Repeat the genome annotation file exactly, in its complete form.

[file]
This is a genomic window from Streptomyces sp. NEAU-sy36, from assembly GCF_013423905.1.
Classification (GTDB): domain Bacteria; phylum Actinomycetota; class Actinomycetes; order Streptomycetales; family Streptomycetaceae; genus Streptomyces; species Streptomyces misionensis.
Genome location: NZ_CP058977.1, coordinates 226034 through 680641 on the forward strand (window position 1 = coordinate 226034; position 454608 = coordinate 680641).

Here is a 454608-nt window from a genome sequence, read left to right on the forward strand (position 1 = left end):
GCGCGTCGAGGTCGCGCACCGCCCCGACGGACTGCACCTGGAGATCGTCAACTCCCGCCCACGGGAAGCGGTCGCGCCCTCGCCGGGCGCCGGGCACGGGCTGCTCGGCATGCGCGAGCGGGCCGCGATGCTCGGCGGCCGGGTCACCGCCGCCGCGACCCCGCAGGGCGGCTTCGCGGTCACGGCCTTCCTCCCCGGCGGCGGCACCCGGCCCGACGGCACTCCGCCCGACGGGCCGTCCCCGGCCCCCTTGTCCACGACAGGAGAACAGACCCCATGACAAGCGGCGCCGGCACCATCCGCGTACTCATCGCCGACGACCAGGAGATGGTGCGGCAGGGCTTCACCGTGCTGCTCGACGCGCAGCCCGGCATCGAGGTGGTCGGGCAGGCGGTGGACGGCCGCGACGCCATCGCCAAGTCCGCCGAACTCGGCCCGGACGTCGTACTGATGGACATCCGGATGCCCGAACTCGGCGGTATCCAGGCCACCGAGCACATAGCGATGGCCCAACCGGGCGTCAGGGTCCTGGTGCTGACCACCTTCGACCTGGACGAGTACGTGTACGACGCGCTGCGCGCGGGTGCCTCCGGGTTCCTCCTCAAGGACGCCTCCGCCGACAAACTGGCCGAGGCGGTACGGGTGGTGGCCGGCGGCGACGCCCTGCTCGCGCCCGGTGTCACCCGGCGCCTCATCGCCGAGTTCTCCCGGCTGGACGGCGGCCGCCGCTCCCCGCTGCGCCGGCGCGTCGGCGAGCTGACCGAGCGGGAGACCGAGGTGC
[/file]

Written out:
This is a genomic window from Streptomyces sp. NEAU-sy36, from assembly GCF_013423905.1.
Classification (GTDB): domain Bacteria; phylum Actinomycetota; class Actinomycetes; order Streptomycetales; family Streptomycetaceae; genus Streptomyces; species Streptomyces misionensis.
Genome location: NZ_CP058977.1, coordinates 226034 through 680641 on the forward strand (window position 1 = coordinate 226034; position 454608 = coordinate 680641).

Here is a 454608-nt window from a genome sequence, read left to right on the forward strand (position 1 = left end):
GCGCGTCGAGGTCGCGCACCGCCCCGACGGACTGCACCTGGAGATCGTCAACTCCCGCCCACGGGAAGCGGTCGCGCCCTCGCCGGGCGCCGGGCACGGGCTGCTCGGCATGCGCGAGCGGGCCGCGATGCTCGGCGGCCGGGTCACCGCCGCCGCGACCCCGCAGGGCGGCTTCGCGGTCACGGCCTTCCTCCCCGGCGGCGGCACCCGGCCCGACGGCACTCCGCCCGACGGGCCGTCCCCGGCCCCCTTGTCCACGACAGGAGAACAGACCCCATGACAAGCGGCGCCGGCACCATCCGCGTACTCATCGCCGACGACCAGGAGATGGTGCGGCAGGGCTTCACCGTGCTGCTCGACGCGCAGCCCGGCATCGAGGTGGTCGGGCAGGCGGTGGACGGCCGCGACGCCATCGCCAAGTCCGCCGAACTCGGCCCGGACGTCGTACTGATGGACATCCGGATGCCCGAACTCGGCGGTATCCAGGCCACCGAGCACATAGCGATGGCCCAACCGGGCGTCAGGGTCCTGGTGCTGACCACCTTCGACCTGGACGAGTACGTGTACGACGCGCTGCGCGCGGGTGCCTCCGGGTTCCTCCTCAAGGACGCCTCCGCCGACAAACTGGCCGAGGCGGTACGGGTGGTGGCCGGCGGCGACGCCCTGCTCGCGCCCGGTGTCACCCGGCGCCTCATCGCCGAGTTCTCCCGGCTGGACGGCGGCCGCCGCTCCCCGCTGCGCCGGCGCGTCGGCGAGCTGACCGAGCGGGAGACCGAGGTGC